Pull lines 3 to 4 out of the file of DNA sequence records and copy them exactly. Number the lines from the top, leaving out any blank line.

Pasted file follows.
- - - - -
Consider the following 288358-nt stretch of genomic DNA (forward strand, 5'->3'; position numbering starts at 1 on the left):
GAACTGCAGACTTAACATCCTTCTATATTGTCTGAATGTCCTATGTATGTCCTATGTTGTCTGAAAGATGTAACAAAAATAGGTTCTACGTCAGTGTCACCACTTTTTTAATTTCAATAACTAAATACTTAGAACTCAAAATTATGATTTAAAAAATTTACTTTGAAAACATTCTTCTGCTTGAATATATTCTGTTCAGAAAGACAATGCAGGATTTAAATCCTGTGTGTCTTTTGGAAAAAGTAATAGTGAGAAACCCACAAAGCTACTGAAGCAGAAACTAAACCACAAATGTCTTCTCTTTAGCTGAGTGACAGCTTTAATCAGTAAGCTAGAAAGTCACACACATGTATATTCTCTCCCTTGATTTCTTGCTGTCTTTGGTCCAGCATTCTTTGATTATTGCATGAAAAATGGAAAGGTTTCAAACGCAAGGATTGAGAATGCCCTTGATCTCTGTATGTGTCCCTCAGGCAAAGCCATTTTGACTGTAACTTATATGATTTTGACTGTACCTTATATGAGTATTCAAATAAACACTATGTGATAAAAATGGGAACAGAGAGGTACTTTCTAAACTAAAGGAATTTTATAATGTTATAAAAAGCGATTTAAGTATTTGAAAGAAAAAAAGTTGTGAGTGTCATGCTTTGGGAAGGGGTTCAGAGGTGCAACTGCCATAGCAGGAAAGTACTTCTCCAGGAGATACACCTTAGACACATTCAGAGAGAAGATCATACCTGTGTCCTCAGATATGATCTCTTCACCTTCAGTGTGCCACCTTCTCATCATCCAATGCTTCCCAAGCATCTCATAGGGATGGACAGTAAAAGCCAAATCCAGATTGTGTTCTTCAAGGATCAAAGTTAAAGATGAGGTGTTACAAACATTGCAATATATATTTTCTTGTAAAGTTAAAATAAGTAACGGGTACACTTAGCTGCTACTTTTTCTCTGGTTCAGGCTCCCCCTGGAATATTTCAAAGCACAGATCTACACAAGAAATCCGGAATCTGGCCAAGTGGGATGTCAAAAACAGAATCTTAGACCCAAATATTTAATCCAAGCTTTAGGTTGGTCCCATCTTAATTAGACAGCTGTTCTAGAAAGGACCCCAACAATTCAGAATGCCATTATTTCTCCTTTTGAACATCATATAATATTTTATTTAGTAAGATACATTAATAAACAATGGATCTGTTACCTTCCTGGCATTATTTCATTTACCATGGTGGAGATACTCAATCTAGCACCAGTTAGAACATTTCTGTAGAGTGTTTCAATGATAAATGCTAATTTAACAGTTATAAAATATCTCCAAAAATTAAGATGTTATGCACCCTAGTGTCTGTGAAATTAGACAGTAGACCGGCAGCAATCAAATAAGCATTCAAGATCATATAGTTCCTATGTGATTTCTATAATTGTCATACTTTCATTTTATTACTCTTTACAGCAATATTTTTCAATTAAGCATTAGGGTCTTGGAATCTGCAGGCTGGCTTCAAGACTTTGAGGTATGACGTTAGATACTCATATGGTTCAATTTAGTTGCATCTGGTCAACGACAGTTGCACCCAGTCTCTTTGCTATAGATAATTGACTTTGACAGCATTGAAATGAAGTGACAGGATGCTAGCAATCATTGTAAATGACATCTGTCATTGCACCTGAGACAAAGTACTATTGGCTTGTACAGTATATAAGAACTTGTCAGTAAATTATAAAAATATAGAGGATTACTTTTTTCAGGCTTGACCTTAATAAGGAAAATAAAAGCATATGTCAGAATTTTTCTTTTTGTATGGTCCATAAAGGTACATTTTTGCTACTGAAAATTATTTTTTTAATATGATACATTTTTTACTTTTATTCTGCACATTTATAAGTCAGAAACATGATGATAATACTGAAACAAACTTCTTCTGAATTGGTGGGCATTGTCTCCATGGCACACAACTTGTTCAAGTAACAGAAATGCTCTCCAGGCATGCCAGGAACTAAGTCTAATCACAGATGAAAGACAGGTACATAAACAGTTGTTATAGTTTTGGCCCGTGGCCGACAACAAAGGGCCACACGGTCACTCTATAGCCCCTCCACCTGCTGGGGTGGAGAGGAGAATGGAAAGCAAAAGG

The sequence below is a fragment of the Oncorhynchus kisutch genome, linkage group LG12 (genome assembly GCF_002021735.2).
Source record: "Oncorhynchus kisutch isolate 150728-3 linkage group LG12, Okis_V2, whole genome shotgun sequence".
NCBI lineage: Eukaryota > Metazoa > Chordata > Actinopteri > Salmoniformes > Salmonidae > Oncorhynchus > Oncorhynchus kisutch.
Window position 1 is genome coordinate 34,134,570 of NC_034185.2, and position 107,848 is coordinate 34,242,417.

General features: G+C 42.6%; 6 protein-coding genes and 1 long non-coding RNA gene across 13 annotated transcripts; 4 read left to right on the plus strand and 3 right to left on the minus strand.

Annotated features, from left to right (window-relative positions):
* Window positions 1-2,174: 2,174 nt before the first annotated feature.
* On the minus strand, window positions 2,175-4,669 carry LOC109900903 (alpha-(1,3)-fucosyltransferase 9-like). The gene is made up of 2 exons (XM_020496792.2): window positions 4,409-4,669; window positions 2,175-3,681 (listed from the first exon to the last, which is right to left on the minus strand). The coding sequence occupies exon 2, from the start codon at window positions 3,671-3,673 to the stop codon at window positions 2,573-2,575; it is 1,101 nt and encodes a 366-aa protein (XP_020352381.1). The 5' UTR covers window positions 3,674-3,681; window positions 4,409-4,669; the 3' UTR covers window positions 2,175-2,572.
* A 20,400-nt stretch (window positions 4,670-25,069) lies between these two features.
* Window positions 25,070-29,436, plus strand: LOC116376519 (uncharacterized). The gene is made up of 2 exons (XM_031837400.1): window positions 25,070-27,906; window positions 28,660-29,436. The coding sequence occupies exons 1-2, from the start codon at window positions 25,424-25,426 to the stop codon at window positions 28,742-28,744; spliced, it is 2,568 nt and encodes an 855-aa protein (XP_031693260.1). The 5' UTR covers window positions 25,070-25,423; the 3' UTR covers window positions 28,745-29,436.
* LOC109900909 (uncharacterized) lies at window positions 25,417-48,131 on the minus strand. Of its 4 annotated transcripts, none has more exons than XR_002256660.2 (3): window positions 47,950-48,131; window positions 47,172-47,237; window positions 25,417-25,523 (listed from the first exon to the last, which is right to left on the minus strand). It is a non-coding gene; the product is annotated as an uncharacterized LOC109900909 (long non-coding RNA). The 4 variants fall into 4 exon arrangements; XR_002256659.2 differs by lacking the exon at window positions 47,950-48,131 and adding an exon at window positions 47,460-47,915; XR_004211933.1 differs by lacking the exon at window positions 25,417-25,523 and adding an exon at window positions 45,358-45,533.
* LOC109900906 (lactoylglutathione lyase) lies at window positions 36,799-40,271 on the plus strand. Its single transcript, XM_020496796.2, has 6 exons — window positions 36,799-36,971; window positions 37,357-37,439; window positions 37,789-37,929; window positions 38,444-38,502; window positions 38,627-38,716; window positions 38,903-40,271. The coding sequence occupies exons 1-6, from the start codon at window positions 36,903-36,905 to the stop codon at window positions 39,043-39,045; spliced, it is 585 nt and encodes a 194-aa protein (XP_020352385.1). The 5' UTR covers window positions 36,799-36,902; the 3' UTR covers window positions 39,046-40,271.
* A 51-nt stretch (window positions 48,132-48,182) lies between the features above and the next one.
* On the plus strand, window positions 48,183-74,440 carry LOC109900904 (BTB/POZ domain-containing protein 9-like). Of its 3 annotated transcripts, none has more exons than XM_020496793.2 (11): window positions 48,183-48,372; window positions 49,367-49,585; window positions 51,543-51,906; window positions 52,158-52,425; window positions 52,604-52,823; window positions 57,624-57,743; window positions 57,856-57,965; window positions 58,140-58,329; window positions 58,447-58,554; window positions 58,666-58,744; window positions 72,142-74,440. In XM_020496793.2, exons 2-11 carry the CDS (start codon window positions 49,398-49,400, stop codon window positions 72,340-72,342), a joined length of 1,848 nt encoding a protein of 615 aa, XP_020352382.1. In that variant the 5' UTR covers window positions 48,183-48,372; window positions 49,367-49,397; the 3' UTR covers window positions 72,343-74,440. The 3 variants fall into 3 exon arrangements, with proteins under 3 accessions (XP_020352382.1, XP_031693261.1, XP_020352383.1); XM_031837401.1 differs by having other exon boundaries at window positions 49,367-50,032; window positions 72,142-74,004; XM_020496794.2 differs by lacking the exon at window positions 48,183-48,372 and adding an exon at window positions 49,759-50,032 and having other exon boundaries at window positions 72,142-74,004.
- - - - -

The sequence below is a fragment of the Oncorhynchus kisutch genome, linkage group LG12 (genome assembly GCF_002021735.2).
Source record: "Oncorhynchus kisutch isolate 150728-3 linkage group LG12, Okis_V2, whole genome shotgun sequence".